To know more: Lifeguard and swimming has 8 benefits
8. Helps lose weight
When we practice swimming we can burn 500 to 1000 calories per hour. This energy consumption varies from one person to another, from one style to another, whether you swim in a pool or in open water or the temperature of the water. It is the perfect sport to maintain a slim and fit body.
9. A great cross-trainer for runners
Although sometimes you get lazy, especially in winter, swimming is one of the best sports for cross training. In the water, there is almost no weight and our bones and ligaments can rest while the muscles of the upper and lower body, such as arms, obliques, hip flexors and abdominals, are activated.
10. It allows us to train when we are injured
It helps to raise the heart rate easily and to exercise all the muscles of the body, something very useful to strengthen the arms and improve the efficiency of the stroke when running. However, while swimming with lifeguard helps maintain fitness when you have an injury, it does not cure it.
11. Helps prevent injuries
Of all the low-impact cross-training exercises—including cycling, elliptical, and rowing—swimming places the least biomechanical stress on the body due to its low impact on the joints, making it becomes the favorite of runners when it comes to avoiding or rehabilitating from an injury. But as we have said before, it helps prevent injuries, but does not cure them.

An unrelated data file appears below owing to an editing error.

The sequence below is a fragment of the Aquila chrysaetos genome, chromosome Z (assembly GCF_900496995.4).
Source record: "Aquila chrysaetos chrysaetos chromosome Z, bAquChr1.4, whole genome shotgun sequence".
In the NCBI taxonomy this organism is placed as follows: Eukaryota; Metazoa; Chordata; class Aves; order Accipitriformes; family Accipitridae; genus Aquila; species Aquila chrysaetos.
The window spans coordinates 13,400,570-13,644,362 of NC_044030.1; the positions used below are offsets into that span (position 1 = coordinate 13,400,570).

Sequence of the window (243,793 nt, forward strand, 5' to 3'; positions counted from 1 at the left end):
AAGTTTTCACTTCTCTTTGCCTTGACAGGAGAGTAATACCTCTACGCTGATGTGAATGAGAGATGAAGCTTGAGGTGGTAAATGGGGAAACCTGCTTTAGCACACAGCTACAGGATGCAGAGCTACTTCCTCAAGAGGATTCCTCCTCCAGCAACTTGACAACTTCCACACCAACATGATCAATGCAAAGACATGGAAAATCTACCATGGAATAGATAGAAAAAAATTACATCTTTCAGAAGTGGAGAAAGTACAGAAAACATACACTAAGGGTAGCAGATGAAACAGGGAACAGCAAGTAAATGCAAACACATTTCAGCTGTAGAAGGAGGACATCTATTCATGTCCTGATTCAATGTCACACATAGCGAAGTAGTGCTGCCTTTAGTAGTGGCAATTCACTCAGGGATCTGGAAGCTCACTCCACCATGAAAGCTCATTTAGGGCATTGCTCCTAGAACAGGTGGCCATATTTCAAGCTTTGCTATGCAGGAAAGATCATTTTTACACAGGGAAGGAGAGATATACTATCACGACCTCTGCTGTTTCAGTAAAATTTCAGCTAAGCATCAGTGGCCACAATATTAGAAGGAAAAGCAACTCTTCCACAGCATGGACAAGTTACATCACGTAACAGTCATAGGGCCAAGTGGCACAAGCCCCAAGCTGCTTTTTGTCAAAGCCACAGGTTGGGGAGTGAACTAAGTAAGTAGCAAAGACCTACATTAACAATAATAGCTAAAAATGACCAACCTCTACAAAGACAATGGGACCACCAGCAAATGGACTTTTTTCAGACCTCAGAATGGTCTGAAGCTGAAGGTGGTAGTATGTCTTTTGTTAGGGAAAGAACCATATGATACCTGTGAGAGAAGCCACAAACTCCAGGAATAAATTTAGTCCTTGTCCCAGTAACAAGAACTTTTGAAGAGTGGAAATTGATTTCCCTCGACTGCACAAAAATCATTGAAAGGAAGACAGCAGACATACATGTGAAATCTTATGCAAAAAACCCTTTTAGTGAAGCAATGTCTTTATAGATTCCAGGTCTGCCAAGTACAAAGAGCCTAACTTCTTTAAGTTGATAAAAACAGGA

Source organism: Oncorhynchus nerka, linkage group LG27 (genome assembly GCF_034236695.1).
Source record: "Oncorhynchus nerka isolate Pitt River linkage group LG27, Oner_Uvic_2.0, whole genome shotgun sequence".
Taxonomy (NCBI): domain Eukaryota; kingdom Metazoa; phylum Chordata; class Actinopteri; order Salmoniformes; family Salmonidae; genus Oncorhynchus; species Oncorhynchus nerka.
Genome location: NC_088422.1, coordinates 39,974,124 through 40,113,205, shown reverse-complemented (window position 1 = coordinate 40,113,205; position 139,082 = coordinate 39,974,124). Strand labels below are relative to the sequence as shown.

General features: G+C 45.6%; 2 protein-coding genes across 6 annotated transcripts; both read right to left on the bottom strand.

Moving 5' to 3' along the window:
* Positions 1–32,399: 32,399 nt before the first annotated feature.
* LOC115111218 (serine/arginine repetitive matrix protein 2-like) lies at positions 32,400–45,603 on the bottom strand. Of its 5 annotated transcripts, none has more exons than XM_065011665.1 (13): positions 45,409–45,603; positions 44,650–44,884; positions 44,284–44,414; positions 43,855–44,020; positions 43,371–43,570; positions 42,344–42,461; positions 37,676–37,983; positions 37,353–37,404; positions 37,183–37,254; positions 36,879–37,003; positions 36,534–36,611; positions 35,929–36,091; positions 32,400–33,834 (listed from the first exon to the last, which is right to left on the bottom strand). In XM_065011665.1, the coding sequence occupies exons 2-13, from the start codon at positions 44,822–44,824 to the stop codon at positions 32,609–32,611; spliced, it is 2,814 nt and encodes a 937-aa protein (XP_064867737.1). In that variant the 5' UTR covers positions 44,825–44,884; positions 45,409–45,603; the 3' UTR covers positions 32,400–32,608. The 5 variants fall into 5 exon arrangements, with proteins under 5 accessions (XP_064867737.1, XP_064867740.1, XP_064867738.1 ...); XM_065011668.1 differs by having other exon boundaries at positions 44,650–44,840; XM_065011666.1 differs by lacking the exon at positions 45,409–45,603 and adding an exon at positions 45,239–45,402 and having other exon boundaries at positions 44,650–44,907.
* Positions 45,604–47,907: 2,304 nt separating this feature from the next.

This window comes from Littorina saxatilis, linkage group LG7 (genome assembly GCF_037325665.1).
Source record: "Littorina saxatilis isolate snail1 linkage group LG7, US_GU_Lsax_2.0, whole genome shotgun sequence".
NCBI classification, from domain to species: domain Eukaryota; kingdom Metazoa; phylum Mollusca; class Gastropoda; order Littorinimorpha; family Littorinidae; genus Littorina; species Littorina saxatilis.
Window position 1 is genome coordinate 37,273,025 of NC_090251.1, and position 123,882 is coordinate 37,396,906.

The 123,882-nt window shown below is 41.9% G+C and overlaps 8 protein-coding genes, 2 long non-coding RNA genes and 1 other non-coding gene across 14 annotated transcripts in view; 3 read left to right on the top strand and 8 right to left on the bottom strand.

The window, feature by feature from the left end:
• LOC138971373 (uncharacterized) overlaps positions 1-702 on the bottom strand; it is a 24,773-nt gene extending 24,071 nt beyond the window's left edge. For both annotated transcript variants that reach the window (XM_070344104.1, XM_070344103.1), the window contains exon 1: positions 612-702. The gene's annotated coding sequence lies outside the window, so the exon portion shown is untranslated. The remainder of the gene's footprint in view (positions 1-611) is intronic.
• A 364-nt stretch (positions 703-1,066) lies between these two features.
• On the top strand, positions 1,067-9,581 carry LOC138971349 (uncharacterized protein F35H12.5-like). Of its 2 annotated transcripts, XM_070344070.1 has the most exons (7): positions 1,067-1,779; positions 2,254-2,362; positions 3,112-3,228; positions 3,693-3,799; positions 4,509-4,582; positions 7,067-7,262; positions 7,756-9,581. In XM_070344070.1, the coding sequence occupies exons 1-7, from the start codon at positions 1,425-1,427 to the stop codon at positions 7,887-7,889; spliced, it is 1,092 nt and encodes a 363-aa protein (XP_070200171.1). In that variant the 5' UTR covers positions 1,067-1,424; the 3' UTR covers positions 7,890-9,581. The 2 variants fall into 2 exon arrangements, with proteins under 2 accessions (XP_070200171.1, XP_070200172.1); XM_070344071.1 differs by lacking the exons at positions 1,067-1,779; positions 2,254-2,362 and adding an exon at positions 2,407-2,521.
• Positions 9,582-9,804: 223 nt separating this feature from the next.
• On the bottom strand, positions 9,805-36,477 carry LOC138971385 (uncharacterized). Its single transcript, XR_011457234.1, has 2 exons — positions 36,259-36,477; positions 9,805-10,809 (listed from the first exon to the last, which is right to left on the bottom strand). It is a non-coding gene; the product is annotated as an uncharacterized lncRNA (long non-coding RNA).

12. Activates the circulatory system
When you exercise in a horizontal position, blood return is greater because the blood does not have to deal with gravity when moving through the body. In addition, when we swim, the water exerts a massage-like effect on the muscles, which activates the blood and promotes its circulation. If you suffer, for example, from tired legs or varicose veins, swimming with lifeguard training is a good way to relieve heavy legs.
13. Promotes the development of greater resistance
Swimming increases lung capacity and strengthens bones, which translates into a more resistant body. To build endurance when swimming it is essential to keep your heart rate constant throughout your workout, unlike sprint training where you swim for short periods at maximum intensity, followed by a fairly long rest to recover your heart rate.
14. Increases lung capacity
Because blood return is greater, the heart pumps harder to keep blood flowing through the muscles. Many athletes achieve their VO2 max not on dry land, but in the pool. One way to increase cardiovascular effort when swimming with lifeguard training is to gradually introduce high-intensity intervals, such as fast 100-meter repetitions with 10 seconds of rest between each. If you do series or fartlek when you run, then do something similar in the pool.
Also read about: Benefits of lifeguard swimming training near me
15. Improves mood
When we swim, as when we do any high-intensity activity such as running or cycling. We secrete chemical substances known as endorphins that act as neurotransmitters and are responsible for activating feelings of happiness, fullness. And even euphoria both during and after training.